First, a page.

Widowed AF

#86 - Chatty

December 15, 2023 Rosie and Jonathan Gill-Moss Season 1 Episode 86
#86 - Chatty
Widowed AF
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Widowed AF
#86 - Chatty
Dec 15, 2023 Season 1 Episode 86
Rosie and Jonathan Gill-Moss

Join Rosie and her (alive) husband, Jonathan Gill-Moss as they navigate widowhood, marriage and parenting together.

Today ‘s episode features a conversation about Jen Platt's story, revealing how she experienced complex grief and embarked on self-discovery after her husband Mike's sudden death.

Additionally, the hosts explore the profound impact of losing a close friend, emphasising the depth and significance of platonic love.

Rosie and Jonathan also discuss the challenges of the festive season, the creation of new traditions, and the pursuit of festive joy post-loss. Their open and honest conversation offers a genuine look at the ups and downs of widowed life, some of it is even funny (to us).



Web: (https://www.widowedaf.com)
Instagram (@widowed_af)
Watch on (YouTube)

Don't forget to subscribe !

Show Notes Transcript

Join Rosie and her (alive) husband, Jonathan Gill-Moss as they navigate widowhood, marriage and parenting together.

Today ‘s episode features a conversation about Jen Platt's story, revealing how she experienced complex grief and embarked on self-discovery after her husband Mike's sudden death.

Additionally, the hosts explore the profound impact of losing a close friend, emphasising the depth and significance of platonic love.

Rosie and Jonathan also discuss the challenges of the festive season, the creation of new traditions, and the pursuit of festive joy post-loss. Their open and honest conversation offers a genuine look at the ups and downs of widowed life, some of it is even funny (to us).



Web: (https://www.widowedaf.com)
Instagram (@widowed_af)
Watch on (YouTube)

Don't forget to subscribe !

Rosie Gill-Moss:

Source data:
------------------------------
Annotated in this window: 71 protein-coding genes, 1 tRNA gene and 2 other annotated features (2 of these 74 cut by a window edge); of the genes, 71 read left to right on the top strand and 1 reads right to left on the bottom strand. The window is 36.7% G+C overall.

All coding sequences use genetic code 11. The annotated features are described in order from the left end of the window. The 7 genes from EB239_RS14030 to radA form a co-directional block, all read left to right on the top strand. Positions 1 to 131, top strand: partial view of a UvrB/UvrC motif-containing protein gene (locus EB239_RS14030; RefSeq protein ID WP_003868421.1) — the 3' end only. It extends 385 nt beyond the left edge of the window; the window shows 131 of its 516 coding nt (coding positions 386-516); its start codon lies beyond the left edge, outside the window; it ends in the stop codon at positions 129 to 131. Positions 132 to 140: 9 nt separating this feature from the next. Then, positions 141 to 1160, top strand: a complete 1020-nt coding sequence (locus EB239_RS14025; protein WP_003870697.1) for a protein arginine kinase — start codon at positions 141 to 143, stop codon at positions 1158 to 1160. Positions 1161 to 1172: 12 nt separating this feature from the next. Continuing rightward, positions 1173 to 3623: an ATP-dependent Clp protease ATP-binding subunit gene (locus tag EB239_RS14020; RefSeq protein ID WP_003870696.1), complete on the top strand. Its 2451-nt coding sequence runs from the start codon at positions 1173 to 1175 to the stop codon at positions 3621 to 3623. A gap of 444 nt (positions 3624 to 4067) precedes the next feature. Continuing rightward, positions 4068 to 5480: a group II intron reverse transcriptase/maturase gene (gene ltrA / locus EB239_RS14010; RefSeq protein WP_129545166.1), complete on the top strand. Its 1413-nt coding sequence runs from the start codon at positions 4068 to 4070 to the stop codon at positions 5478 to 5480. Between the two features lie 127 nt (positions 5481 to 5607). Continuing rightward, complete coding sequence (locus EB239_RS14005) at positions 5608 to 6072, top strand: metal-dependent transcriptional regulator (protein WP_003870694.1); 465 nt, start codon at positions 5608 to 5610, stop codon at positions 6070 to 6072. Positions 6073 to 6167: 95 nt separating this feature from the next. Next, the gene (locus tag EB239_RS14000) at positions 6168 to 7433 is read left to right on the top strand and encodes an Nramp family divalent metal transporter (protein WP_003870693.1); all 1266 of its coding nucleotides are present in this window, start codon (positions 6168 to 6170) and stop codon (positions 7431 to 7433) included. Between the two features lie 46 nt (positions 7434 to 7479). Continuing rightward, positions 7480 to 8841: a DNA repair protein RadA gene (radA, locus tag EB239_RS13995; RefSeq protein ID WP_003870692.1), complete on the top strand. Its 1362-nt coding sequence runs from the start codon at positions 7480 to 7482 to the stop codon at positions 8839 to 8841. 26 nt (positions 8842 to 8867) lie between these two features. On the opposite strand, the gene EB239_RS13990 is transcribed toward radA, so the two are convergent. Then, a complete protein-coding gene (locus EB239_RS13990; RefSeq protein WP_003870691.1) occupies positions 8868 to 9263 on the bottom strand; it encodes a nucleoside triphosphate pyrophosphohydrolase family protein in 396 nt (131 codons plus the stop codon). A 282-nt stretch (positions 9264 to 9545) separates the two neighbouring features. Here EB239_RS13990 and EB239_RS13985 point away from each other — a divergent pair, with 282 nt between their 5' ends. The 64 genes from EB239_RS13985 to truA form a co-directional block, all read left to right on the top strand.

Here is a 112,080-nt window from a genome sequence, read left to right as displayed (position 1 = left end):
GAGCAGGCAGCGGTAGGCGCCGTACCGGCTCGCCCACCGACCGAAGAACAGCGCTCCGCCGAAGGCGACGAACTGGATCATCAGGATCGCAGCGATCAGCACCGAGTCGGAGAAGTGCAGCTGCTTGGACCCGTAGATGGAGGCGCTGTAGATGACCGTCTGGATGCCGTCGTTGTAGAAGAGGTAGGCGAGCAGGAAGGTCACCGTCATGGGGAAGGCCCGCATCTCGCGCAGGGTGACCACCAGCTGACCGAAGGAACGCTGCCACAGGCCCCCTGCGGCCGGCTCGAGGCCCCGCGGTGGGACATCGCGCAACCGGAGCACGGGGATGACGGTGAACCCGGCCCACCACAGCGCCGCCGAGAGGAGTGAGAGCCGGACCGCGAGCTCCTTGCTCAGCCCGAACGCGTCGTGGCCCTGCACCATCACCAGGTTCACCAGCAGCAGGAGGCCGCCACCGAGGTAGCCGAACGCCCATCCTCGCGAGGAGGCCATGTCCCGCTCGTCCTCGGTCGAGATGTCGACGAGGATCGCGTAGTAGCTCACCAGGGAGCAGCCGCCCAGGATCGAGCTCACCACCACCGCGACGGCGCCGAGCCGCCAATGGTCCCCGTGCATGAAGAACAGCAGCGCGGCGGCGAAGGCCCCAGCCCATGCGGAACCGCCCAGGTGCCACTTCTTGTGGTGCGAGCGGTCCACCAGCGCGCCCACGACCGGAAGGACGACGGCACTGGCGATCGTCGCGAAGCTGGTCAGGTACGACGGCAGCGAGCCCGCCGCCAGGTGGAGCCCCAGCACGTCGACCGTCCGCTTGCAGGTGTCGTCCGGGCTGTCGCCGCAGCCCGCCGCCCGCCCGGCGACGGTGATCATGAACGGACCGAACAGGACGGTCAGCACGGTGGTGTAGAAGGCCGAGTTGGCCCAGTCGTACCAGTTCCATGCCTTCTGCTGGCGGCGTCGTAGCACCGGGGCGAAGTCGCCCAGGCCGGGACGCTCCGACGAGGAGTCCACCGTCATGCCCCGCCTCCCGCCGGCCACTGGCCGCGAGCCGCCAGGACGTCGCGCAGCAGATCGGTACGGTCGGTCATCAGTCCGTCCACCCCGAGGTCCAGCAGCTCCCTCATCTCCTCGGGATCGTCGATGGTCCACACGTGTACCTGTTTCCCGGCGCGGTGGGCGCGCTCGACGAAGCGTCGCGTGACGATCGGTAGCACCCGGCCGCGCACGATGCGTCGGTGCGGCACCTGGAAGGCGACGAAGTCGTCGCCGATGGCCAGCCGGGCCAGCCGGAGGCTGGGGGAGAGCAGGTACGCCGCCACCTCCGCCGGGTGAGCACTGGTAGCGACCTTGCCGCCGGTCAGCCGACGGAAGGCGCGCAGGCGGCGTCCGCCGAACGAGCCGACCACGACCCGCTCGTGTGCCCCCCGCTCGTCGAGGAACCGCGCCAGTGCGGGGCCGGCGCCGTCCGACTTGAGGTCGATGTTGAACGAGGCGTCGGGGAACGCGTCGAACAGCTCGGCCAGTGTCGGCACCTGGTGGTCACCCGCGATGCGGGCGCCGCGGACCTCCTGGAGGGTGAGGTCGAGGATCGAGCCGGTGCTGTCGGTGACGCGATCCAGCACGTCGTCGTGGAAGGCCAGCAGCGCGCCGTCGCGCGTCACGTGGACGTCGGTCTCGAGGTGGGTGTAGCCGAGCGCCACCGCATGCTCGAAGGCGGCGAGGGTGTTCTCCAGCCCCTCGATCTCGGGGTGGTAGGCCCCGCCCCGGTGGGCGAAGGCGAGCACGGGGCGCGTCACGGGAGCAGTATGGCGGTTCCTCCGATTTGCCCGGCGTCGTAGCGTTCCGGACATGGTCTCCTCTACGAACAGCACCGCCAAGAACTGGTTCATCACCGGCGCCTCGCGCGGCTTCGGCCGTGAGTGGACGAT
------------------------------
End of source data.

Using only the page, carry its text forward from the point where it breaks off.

Hello, and welcome back to Widowed AF, your chatty episode. You're here with Rosie Gill-Moss, and joining me in the hot seat, as always, Jonathan Gill-Moss. I was just waiting to see when I should come in. I know, I like to keep you on your toes in the intro. It's, uh, I don't know why, it's how I get my kicks. What can I say? So welcome everybody. And, um, I hope you're all bearing up okay. We are inching our way towards the Christmas break. One more school run to do. For us anyway. Um. So I hope you're all holding up. Christmas is a, um, it is an emotive time of year and we're really aware of this. And friend of the show, Donna Ashworth, put something out on her Instagram or Facebook today. And I must, um, screen grab it actually and share it because it was something about, um, not being afraid of something. God, I really should have had it in front of me. Sorry, this is so unprofessional. But it was something about how, don't dull your sparkle because you're worried of how it might impact other people. Because actually. People who are going through difficult times need to see your sparkle and I suppose behind that ethos lays my sequin Wearing activity. I'm actually not you anybody who's watching this on video. I'm just going to raise my leg They go silver trousers from the top down. You can't see that I'm wearing anything shiny For the rest of you listening in the normal way through your headphones I apologize for lifting my leg like a dog and you're not being able to see it. You could always watch it on YouTube if you wanted to. Don't, it's not worth it. It ain't worth it. Okay. Right back, back to the matter in hand. So we are going to talk about Jen Platt's episode. Jen's episode went out on Monday and I really like her. I really enjoyed the conversation. She was really ballsy. She's really clever and, um, it's a different episode. It's different, isn't it? It's a different grief. Yeah. Yeah. So when, um, her husband, Mike, died, um, they were, they were experiencing quite a turbulent patch themselves and were, you know, were sort of, Heading towards separation. So when he died, and he died suddenly at home in a way that was quite reminiscent of, um, both Steph and, uh, Laura. And it was this idea of this big man being stuck between the bed and the, uh, the wall. And them not being able to move them. And the paramedics saying you need to get them onto their backs. And, you know, that sort of helplessness. Um, but since he died She has gone on quite the journey, um, and I think in doing so, I mean, she says herself, it's not me, um, inferring that, you know, for the first time in 23 years, she felt like she was. Herself and one of his friends, Mike's friends said to her even, you know, Oh, that's the first time I've heard you tell a story without being corrected. And there was a couple of other things from like the commenting on, you know, you go back to the gym or preferred your hair blonde there. Yeah. And I think. They met very young, they met, I think she's either 18 or 19, and then she describes herself as a very grown up, um, teenager, and had her own flat and job in London, um, but he was a lot older, and it's that sort of glamour of the older, older man, and, and this lifestyle she describes as sort of drugs and partying, and you can see how that would be very appealing to a young woman, you know, from a small Kentish town, so, But you changed in that time, don't you? Yeah, I think she even references that in the, um, in the, you know, she came from a sleepy town. He was London. Yeah, yeah, yeah. Um, and, you know, back when I was there, that was Barnsley, and London was the thing, it was the, Yeah. Uh, it was the thing, but it, it, it sort of throws back to, um, actually, Lulu's episode right in the beginnings is this discovery that the, the person you'd spent your life with is It's, um, not who you thought it was in the life you were living, is not the life you were leading. Yeah. Um, and having to accept that and get it going in your head, so to speak. And figure out who the fuck you are. Because you're part of a partnership, a marriage or a relationship, and as a result of which you come as a pair. I don't necessarily mean you do everything together, because very few of us do that. I think I did say to you just before we came on, Mike, actually, you were with Sarah for 20 odd years, weren't you, and whilst your relationship was, you know, I'm not in any way comparing it, it, it, you have to then, if you've been with somebody for half your life, figure out who, who the, who are you? How much of your growing up was done in your twenties and your thirties and, you know, I was with Sarah. Um, and, you know, Gemma was with her there, and you get to, you get to an age of, I'm getting to it now, apparently, where, um, you know, when Sarah went, I remember looking, and I was discussing it earlier today, um, my life felt like a gritty London gangster film, it was really dirty and grimy and grey and nothing felt safe or secure. And that's the only way I can really explain how it felt, those, well, most of the chicken and wine phase, the initial phase. Yeah, and for you and anybody else who's lost somebody from illness, the build up, you know, that starts before they die. You're already in that, in that moment. I do want to also talk a little bit, um, about another love story that runs through Jen's episode. And it's a platonic love story. It is the love story between her and her best friend Amy, who tragically died the same year as Mike did. And I truly believe in, in platonic love and friendship. Mm-Hmm. And I tragically lost my best friend back, um, just, just after we'd finished university and he died suddenly and it was a. Cataclysmic loss because But as she says, you don't get the, uh, the gravitas as you do when you're a widow. So while she desperately wants to talk about Amy and how much she's grieving her, as she describes her, her other half, the grief that she feels for Mike is actually secondary, but that's the one that she's been labelled with. There is no word for, I've lost my best friend, is there? There's no name for you. But there should be, because it's a significant person in your life. She says they grew up together, you know, like that often, you know, friends will be the, aside from family, the people that know you best and have known you longest. And my friendships have changed since Ben died for sure. They've changed since I got sober. Um, but I have some incredible friends who I would be absolutely devastated without. And I think that it's important to recognize platonic love as, as important. And I, Also really hear how much she could have done with Amy this past year, you know, you could do with your best mate. Yeah, for sure. And actually she's in a relationship, she's in a relationship with a chap called Andy and, um, strangely the only people who have been kind of not as accepting have been Amy's family. And again, she talks about it in the episode about how perhaps it's that feeling again of, um, well if she can fall in love again. Amy can be replaced. It all comes down to this idea of legacy and not being forgotten. And whilst we don't want to be forgotten, can you imagine if it was your child? Like, the idea that people might forget that they exist. And of course they don't. Um, they don't forget. It's just Yeah, everyone has their own opinions. Um, and it generally, um, it generally comes back to how they feel about how they want to be remembered. Well, this is what I mean. It's, you know, that's why it's sort of, and I think also, and again, I'm, I'm, I'm paraphrasing from Jen, who said it far more eloquently than I am. That, you know, this idea that Jen got a second chance and she will get to continue her life, whereas their daughter didn't. And it doesn't really. Correlates. But I think when you're grieving, it doesn't have to and not the bank can make up there loads of stories in, in well in your mind. So, yeah. And that mind certainly has at points. Well, and one of the things that I really related to actually, when she talks about Amy dying was, um, that she didn't know. So actually her husband knew, and she'd been out all day. I, I think she'd been out in London and come home and then found out that her best friend had been dead all day. And that feeling of almost. Feeling a bit betrayed because you haven't been told. Yeah. So, therefore, when Mike died, she was very clear with their son, Reg. Even before she knew that he had actually died. Because she felt that there was no way she wanted him being left not knowing. Yeah. And I, I can relate to that. Because Ben died, um, on the Monday morning. And I didn't know a thing until seven o'clock that night. And I'm very angry. If I'm honest, I'm still very angry that nobody picks up the phone to me. I don't understand how I got missed in it. You know, how somebody forgot to tell his wife, but it happened. Yeah. And, and it, you know, I, I, I'm not, you know, seethed in bitterness anymore, but it's, um, it's another, it feels like another thing that's taken from you. Essentially listening to Jen talk was quite refreshing because she does come at it from a different angle and she is quite matter of fact but she's also You can hear the determination to make sure that their son. is not overtly affected by it. You can hear, I mean, God, this woman's had more jobs and career, you know, proper like high flying careers than most people have had hot dinners. She's currently a deputy head of a secondary school. And so she's a real powerhouse of a woman. And I'm really happy that she has had. The good fortune to meet somebody else and, and to build a new life again. And we've stayed in touch. We share little pictures of sequin jackets that we spot in places and things. And I'm going to share a text correspondence. I do talk about it in the episode as well, but, um, so. I noticed on the, uh, application form, I was just flicking through them one day and I saw, oh, she lives in Westmoreland, which is where we're based. And, um, so I just sent her a quick text saying, oh, how funny we live near each other. And as it transpired, she had moved, um, but also had this real preconception of me as this. I think the Bretton Stripes. Uh, so I dug out a picture of Ben and I in Bretton Stripes and sent it to her. So it may as well be the cover of this episode. Different life, different life. I draw you back to the times when I made individual chocolate Lego figures to go on cupcakes for the whole class for one of my kid's birthdays. I ain't that person. Yeah. I'm not that person anymore, but you do, you change your priorities change. And I think. I've really noticed that at Christmas this year. We have scaled back. Um, yes, there's presents. Yes, there's a tree. Yes, we're doing, you know, fantastic fun things with the kids. I mean, we even went out last night. Um, with other grown ups, didn't we, John? We did. That's nice. Novel. We did, yeah. It was lovely. Yeah, we went to see some Christmas lights at Leeds Castle, which, it took me a while to understand this is not in Leeds. It's in Kent. But, um, if you're not local, I can't explain that. I used to live round the corner from it, anyway. Confused me, haven't I? Especially since I used to work in Leeds, York. Yeah, well this is, this is the thing. But we, yeah, but apart from that, you know, I haven't booked extravagant trips to see Father Christmas and I've found it has taken a lot of stress away. Um, the other day I did some wrapping, but I just did. A bit, and then I'll do a bit of what will actually probably happen is I'll think I've done it and forget. But, our house is in chaos, we're still having decorators and builders in, so it's very difficult to make the house look Instagram perfect, and I my children don't want to be dressed in matching outfits for a photo and it's all additional pressure that you as I think whether it's getting older, whether it's being bereaved and realizing that this shit doesn't matter, I don't know. I felt an immense pressure to make Christmas perfect and That pressure is easing because when I, I'm sorry, I'm, I'm, I'm off on one. Here we go. When I was in counseling on Tuesday, I was talking about Christmas and I was talking about the fact that it is quite stressful and every other day there's an email, they want a pound for crazy hair, which isn't just a pound of crazy hair. You've got to come up with a concept. You've got to get stuff. You've got to create it. Um, and it's, it is tiring. It is a lot of pressure, and you get to the point where you think that you're just going to boil over, and that is no fun for anybody. That's no fun for you, that's no fun for the family, and when I was talking about what we're actually doing on Christmas Day, which is spending it with my parents, who we're very close to, and my brother, and we're going to a lovely hotel, so I haven't got to cook, and she said, my face changed. You know, because it is not, I don't know if this is cliche, but it is not about presents and it's not about whether the turkey is organic and has been brined overnight. And it's, it doesn't matter if your napkins don't match. Even if you don't own napkins, kitchen rolls, a napkin in my house. It's about trying to find a little bit of sparkle in that darkness. And for some of you that will be pretty impossible. Um, and I, I suppose I, On the end of this little tangent, just wanted to say that if you are struggling, send us a message. We might, we can't help necessarily, but you'll know that somebody's there and that we care. Because we do and we've, we've done the first Christmas and it's grim. Yeah, and it's only, um, I think it's the first Christmas that I look forward to Christmas. Um, every time since it's always been the month after. Yeah. Um, Sarah died and it's got the same bleakness to it, but this, this year, um, I don't know, I'm looking forward to it. And it's about making new traditions. I've never had a Christmas like I've had, like I did with Ben before. So we would either be at our house and people would come to us or we'd go to his family or my family. So I've not done any of those. Um, I, um, I have mentioned this before, but I stuck a holiday I could not afford on the credit card and went to Cape Verde the first Christmas. Um, and then we've done, I think the next one was, then we were into lockdowns and things. So last year we swam in the sea on Christmas day, which was quite liberating. And it was right before we started this. It was the beginning of, this was starting to germinate at this time of year. So. We're trying to think back and think what we, you know, the good bits, what we've achieved. It's not been an easy year. We've had to do some really hard, heavy lifting this year, but it has also been an incredible year. Yeah. And I won't get all emotional about the year yet. I'll save that one for the end of the year episode, but yeah, I just wanted to thank all of you who have listened and supported us because, um, it's given. Me personally, some purpose on some dark days because I've managed to get up and get on the mic when otherwise I may have just laid in bed, staring at a wall, eating fried chicken. No wine though. Probably not fried chicken either. I don't eat chicken in bed. I don't eat fried chicken. Yeah, I would not eat in bed. How dare you. Um, but I'm gonna eat in bed over the weekend because I'll be in a hotel in Budapest with only one kid. That sounds weird. It's my kid that I'm going away with. It's nothing weird. Yeah. We're going off to the Christmas markets and stupid ice skating and just basically hang out. Um, as almost like mates because they get to an age I find where they become quite pleasant to be around. And I've never done this before. I've never taken one of the children away abroad on my own. And I just thought we live really, really close to Europe. It's a two hour flight. I sort of want the kids to see that you can go away and it doesn't have to cost thousands and thousands of pounds and be a huge great big two week extravaganza. And actually one child at a time. I'm anticipating being quite easy. I will report back next week. And Mond is the first one to reach the proper teen hood. Yeah, and he's amazing. He's changed schools. He's changed schools in year 8. So he's just done the first full term of his second year. He's getting incredible results, which are not the be all and end all. When you see them working and them getting results, it's, it's really rewarding and we're both really, really proud of him and I sort of want to do something a bit cool to celebrate it. Um, and I've never been, so I am hoping to meet up with Melita Honeycup, who was one of our guests previously and is Hungarian born and bred, lives in Spain and happens to be in Hungary at the same time as I'm there. So fingers crossed we might get to meet up and I will of course take a photo. I hope we do. Yeah, it'll be nice. I'll be losing to Bowling to the other three. Yes, yes, it's, uh, it'll be like divorced dad, won't it? He'll be out doing all the things. I think I'm divorced. I need to see me with a child anyway. Doesn't matter. It's like, oh, yeah. Better more than TGI Fridays last week, because you took Monty to the ice skating rink and I took the other three to the cinema. And I nipped into TGI Friday. It's way too late, by the way. TGI cannot turn around in 20 minutes like I thought they could. It's me that's meant to have the time blindness. Um, and I get, you get to see the, you know, the waitresses, the people around. They're like, oh yes, it's weekend, dad. It's treat, treating of TGI Friday. And I wasn't. I'm just getting a bit of food before I went to see Witch. So yes, it's, uh, it's full daddy daycare this weekend, but it's, there's no dance lessons. There's no skateboarding lesson. There is a football match on Sunday. Oh, there is a football match. Well, we will, I think we've recruited the, um, long suffering, wonderful babysitter, Linda, that we, uh, have, um, that comes to our rescue. basically, we were sort of coming to the end of the school term. For those of you who've got kids, you've probably done nativities. If you've got little ones, I, um, actually dropped Tabby off yesterday morning and I, it was a bit late and I did the school one. I'm, I feel like I can share this with, you know, my 50, 000 friends on here. I went with the leggings that I pulled on over, Uh, the vest and a vest top that I'd slept in and the leggings were dirty and I had a skanky old coat on and a hat on to cover the fact I hadn't brushed my hair. And he was like, Oh, see you at the church. I said, sorry, what? And it was the end of term assembly. So for anybody who resides in Westmoreland and you saw a sequined glitter ball dashing through the high street, that was me running, or I went home, changed and ran back out again. So, um, yes, it was not a, an escaped disco ball. It was just me, but that sums up my week really. It's just forgetting things, remembering things, chaos. So. If you are in the same predicament, Godspeed and, um, we will be back with you on Monday and we've got a, we've got a bloke, haven't we? Yeah, we've got Daniel Frost. Who's, um, it's a similar ish story to mine. He lost his wife to bowel cancer, um, but he had a much more protracted, um, time period to, uh, to live through. But it's a very powerful episode. It was, I Was quite worried about you listening back to edit because of the similarities between, um, his wife and Sarah. So yes, again, it is an emotive episode. It's really valuable to have male perspectives on this because, as we know, men aren't the greatest at talking about their feelings. So, if you are a bloke, and you are a widow, and you're listening, and you think you might like to have a chat with us, you can talk to John if you prefer. You don't even have to talk to me. Um, please do get in touch. We are booking up until sort of March, April next year now. But, um, we do get the odd cancellation. So, if anybody's desperate to get their story heard, let us know. Otherwise, you can apply, um, via the website, via the Instagram. Or that's it. That's it. Yeah, it's by the website, by Instagram. Um, and also you, you might not have noticed the appearance of the newsletter sign up. Um, there has been no newsletters yet. We're just going to. Get your names in that. Um, and I'm trying to put more bones around the website and everything behind so hopefully New Year the website's going to look quite a bit different. And actually on the subject of New Year we are going to hit our 100th episode in January which is a really big deal I think because it shows the level of commitment that both we have put in and I'm not very good at taking credit but also The, uh, dedication of our listeners and our guests. So if you have enjoyed listening to WAF or you'd like to, um, leave a little voice note or something for the podcast for the special episode, please do so. You can do it on the Instagram page. Um, just keep it to sort of two or three minutes because otherwise it would be the world's longest episode. But for now guys, thank you ever so much for listening. Look after yourselves. Just remember that it'll all be over soon. And I hope Christmas, that is, Christmas. Christmas, yes, Christmas. Oh my God. Oh my God. Way to send out a message. Um, but yes, lots of love and we will be back with you soon. Bye bye. Bye.